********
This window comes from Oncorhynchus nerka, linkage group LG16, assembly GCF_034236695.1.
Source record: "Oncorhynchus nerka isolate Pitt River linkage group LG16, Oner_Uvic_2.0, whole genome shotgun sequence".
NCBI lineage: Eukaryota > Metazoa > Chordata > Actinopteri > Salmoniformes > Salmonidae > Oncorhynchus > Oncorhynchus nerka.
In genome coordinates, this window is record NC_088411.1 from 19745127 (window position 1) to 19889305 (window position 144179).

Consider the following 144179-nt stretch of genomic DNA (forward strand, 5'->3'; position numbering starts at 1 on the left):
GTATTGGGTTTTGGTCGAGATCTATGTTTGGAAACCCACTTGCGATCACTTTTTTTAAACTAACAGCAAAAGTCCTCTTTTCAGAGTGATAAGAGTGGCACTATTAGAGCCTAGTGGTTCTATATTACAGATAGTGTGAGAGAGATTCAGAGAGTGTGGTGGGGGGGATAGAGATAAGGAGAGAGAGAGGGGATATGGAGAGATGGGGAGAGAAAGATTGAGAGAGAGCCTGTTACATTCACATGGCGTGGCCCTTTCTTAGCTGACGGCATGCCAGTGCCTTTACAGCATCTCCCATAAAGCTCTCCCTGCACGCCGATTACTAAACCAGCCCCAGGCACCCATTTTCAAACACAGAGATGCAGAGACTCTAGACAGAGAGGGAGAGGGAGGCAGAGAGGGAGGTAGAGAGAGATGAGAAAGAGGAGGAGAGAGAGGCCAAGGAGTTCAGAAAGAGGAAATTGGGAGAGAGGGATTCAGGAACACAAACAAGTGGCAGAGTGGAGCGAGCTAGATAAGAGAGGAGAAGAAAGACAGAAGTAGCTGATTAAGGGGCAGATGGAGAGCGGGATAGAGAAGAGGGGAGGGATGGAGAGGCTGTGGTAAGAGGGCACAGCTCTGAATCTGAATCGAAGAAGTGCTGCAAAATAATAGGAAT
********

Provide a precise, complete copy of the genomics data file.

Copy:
This window comes from Oncorhynchus nerka, linkage group LG16, assembly GCF_034236695.1.
Source record: "Oncorhynchus nerka isolate Pitt River linkage group LG16, Oner_Uvic_2.0, whole genome shotgun sequence".
NCBI lineage: Eukaryota > Metazoa > Chordata > Actinopteri > Salmoniformes > Salmonidae > Oncorhynchus > Oncorhynchus nerka.
In genome coordinates, this window is record NC_088411.1 from 19745127 (window position 1) to 19889305 (window position 144179).

Consider the following 144179-nt stretch of genomic DNA (forward strand, 5'->3'; position numbering starts at 1 on the left):
GTATTGGGTTTTGGTCGAGATCTATGTTTGGAAACCCACTTGCGATCACTTTTTTTAAACTAACAGCAAAAGTCCTCTTTTCAGAGTGATAAGAGTGGCACTATTAGAGCCTAGTGGTTCTATATTACAGATAGTGTGAGAGAGATTCAGAGAGTGTGGTGGGGGGGATAGAGATAAGGAGAGAGAGAGGGGATATGGAGAGATGGGGAGAGAAAGATTGAGAGAGAGCCTGTTACATTCACATGGCGTGGCCCTTTCTTAGCTGACGGCATGCCAGTGCCTTTACAGCATCTCCCATAAAGCTCTCCCTGCACGCCGATTACTAAACCAGCCCCAGGCACCCATTTTCAAACACAGAGATGCAGAGACTCTAGACAGAGAGGGAGAGGGAGGCAGAGAGGGAGGTAGAGAGAGATGAGAAAGAGGAGGAGAGAGAGGCCAAGGAGTTCAGAAAGAGGAAATTGGGAGAGAGGGATTCAGGAACACAAACAAGTGGCAGAGTGGAGCGAGCTAGATAAGAGAGGAGAAGAAAGACAGAAGTAGCTGATTAAGGGGCAGATGGAGAGCGGGATAGAGAAGAGGGGAGGGATGGAGAGGCTGTGGTAAGAGGGCACAGCTCTGAATCTGAATCGAAGAAGTGCTGCAAAATAATAGGAAT